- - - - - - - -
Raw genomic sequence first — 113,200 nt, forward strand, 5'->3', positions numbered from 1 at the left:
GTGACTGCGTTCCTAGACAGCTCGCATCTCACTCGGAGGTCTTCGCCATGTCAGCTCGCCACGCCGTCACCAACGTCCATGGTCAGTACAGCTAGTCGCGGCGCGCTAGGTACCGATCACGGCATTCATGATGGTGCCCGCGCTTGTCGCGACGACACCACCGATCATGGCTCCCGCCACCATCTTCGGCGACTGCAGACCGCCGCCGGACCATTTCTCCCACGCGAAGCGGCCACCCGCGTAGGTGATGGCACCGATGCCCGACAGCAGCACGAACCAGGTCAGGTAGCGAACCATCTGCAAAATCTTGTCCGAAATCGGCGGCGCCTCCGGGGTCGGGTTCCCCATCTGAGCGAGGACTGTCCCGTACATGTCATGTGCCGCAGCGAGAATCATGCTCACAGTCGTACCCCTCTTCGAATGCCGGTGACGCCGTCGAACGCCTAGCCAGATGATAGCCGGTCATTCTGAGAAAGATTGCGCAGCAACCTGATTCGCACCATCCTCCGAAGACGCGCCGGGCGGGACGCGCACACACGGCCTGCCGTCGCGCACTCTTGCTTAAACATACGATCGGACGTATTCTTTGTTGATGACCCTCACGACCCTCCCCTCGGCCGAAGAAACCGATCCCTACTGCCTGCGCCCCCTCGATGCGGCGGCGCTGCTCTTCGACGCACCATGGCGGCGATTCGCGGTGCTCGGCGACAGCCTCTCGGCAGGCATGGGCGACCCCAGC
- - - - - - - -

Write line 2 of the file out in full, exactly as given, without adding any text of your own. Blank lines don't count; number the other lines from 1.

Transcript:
GTGACTGCGTTCCTAGACAGCTCGCATCTCACTCGGAGGTCTTCGCCATGTCAGCTCGCCACGCCGTCACCAACGTCCATGGTCAGTACAGCTAGTCGCGGCGCGCTAGGTACCGATCACGGCATTCATGATGGTGCCCGCGCTTGTCGCGACGACACCACCGATCATGGCTCCCGCCACCATCTTCGGCGACTGCAGACCGCCGCCGGACCATTTCTCCCACGCGAAGCGGCCACCCGCGTAGGTGATGGCACCGATGCCCGACAGCAGCACGAACCAGGTCAGGTAGCGAACCATCTGCAAAATCTTGTCCGAAATCGGCGGCGCCTCCGGGGTCGGGTTCCCCATCTGAGCGAGGACTGTCCCGTACATGTCATGTGCCGCAGCGAGAATCATGCTCACAGTCGTACCCCTCTTCGAATGCCGGTGACGCCGTCGAACGCCTAGCCAGATGATAGCCGGTCATTCTGAGAAAGATTGCGCAGCAACCTGATTCGCACCATCCTCCGAAGACGCGCCGGGCGGGACGCGCACACACGGCCTGCCGTCGCGCACTCTTGCTTAAACATACGATCGGACGTATTCTTTGTTGATGACCCTCACGACCCTCCCCTCGGCCGAAGAAACCGATCCCTACTGCCTGCGCCCCCTCGATGCGGCGGCGCTGCTCTTCGACGCACCATGGCGGCGATTCGCGGTGCTCGGCGACAGCCTCTCGGCAGGCATGGGCGACCCCAGC